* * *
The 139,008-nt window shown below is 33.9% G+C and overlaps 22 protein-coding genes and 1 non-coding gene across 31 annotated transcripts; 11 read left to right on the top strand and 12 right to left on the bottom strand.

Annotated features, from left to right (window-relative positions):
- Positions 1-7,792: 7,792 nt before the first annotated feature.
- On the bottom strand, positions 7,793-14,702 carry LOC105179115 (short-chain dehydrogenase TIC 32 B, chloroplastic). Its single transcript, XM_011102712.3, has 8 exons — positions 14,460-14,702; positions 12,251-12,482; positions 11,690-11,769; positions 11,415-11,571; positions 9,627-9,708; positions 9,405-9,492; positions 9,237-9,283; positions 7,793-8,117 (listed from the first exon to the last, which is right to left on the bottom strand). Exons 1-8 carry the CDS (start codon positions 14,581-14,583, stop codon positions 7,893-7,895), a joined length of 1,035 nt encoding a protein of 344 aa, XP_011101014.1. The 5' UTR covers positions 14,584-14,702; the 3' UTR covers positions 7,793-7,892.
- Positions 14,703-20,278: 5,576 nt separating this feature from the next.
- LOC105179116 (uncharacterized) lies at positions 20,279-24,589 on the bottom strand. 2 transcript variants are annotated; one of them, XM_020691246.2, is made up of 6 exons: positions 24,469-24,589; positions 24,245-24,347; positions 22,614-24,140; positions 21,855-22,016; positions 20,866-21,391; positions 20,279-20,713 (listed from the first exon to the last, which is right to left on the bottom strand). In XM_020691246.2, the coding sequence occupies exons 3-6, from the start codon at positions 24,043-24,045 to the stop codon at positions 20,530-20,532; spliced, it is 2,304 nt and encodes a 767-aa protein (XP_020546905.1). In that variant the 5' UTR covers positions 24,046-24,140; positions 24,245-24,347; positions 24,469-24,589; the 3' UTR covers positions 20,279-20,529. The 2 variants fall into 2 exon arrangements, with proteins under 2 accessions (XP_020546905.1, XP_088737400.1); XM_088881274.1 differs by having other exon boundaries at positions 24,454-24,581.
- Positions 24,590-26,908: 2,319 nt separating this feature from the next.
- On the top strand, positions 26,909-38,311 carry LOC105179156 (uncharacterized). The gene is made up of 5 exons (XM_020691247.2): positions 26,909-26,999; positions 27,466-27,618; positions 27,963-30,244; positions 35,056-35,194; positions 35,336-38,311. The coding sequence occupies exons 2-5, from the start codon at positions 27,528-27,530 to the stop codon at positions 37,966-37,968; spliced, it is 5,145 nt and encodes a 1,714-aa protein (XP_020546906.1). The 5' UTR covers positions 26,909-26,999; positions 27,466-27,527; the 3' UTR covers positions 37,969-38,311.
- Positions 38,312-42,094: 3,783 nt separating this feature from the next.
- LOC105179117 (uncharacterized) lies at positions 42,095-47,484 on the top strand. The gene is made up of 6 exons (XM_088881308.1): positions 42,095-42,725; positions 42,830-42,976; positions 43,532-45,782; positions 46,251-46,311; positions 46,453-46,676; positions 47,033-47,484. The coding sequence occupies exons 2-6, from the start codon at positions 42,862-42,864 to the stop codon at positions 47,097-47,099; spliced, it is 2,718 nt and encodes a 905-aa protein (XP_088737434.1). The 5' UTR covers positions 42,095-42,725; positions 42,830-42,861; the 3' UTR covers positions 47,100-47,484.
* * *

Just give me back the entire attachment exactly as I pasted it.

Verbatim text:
The 139,008-nt window shown below is 33.9% G+C and overlaps 22 protein-coding genes and 1 non-coding gene across 31 annotated transcripts; 11 read left to right on the top strand and 12 right to left on the bottom strand.

Annotated features, from left to right (window-relative positions):
- Positions 1-7,792: 7,792 nt before the first annotated feature.
- On the bottom strand, positions 7,793-14,702 carry LOC105179115 (short-chain dehydrogenase TIC 32 B, chloroplastic). Its single transcript, XM_011102712.3, has 8 exons — positions 14,460-14,702; positions 12,251-12,482; positions 11,690-11,769; positions 11,415-11,571; positions 9,627-9,708; positions 9,405-9,492; positions 9,237-9,283; positions 7,793-8,117 (listed from the first exon to the last, which is right to left on the bottom strand). Exons 1-8 carry the CDS (start codon positions 14,581-14,583, stop codon positions 7,893-7,895), a joined length of 1,035 nt encoding a protein of 344 aa, XP_011101014.1. The 5' UTR covers positions 14,584-14,702; the 3' UTR covers positions 7,793-7,892.
- Positions 14,703-20,278: 5,576 nt separating this feature from the next.
- LOC105179116 (uncharacterized) lies at positions 20,279-24,589 on the bottom strand. 2 transcript variants are annotated; one of them, XM_020691246.2, is made up of 6 exons: positions 24,469-24,589; positions 24,245-24,347; positions 22,614-24,140; positions 21,855-22,016; positions 20,866-21,391; positions 20,279-20,713 (listed from the first exon to the last, which is right to left on the bottom strand). In XM_020691246.2, the coding sequence occupies exons 3-6, from the start codon at positions 24,043-24,045 to the stop codon at positions 20,530-20,532; spliced, it is 2,304 nt and encodes a 767-aa protein (XP_020546905.1). In that variant the 5' UTR covers positions 24,046-24,140; positions 24,245-24,347; positions 24,469-24,589; the 3' UTR covers positions 20,279-20,529. The 2 variants fall into 2 exon arrangements, with proteins under 2 accessions (XP_020546905.1, XP_088737400.1); XM_088881274.1 differs by having other exon boundaries at positions 24,454-24,581.
- Positions 24,590-26,908: 2,319 nt separating this feature from the next.
- On the top strand, positions 26,909-38,311 carry LOC105179156 (uncharacterized). The gene is made up of 5 exons (XM_020691247.2): positions 26,909-26,999; positions 27,466-27,618; positions 27,963-30,244; positions 35,056-35,194; positions 35,336-38,311. The coding sequence occupies exons 2-5, from the start codon at positions 27,528-27,530 to the stop codon at positions 37,966-37,968; spliced, it is 5,145 nt and encodes a 1,714-aa protein (XP_020546906.1). The 5' UTR covers positions 26,909-26,999; positions 27,466-27,527; the 3' UTR covers positions 37,969-38,311.
- Positions 38,312-42,094: 3,783 nt separating this feature from the next.
- LOC105179117 (uncharacterized) lies at positions 42,095-47,484 on the top strand. The gene is made up of 6 exons (XM_088881308.1): positions 42,095-42,725; positions 42,830-42,976; positions 43,532-45,782; positions 46,251-46,311; positions 46,453-46,676; positions 47,033-47,484. The coding sequence occupies exons 2-6, from the start codon at positions 42,862-42,864 to the stop codon at positions 47,097-47,099; spliced, it is 2,718 nt and encodes a 905-aa protein (XP_088737434.1). The 5' UTR covers positions 42,095-42,725; positions 42,830-42,861; the 3' UTR covers positions 47,100-47,484.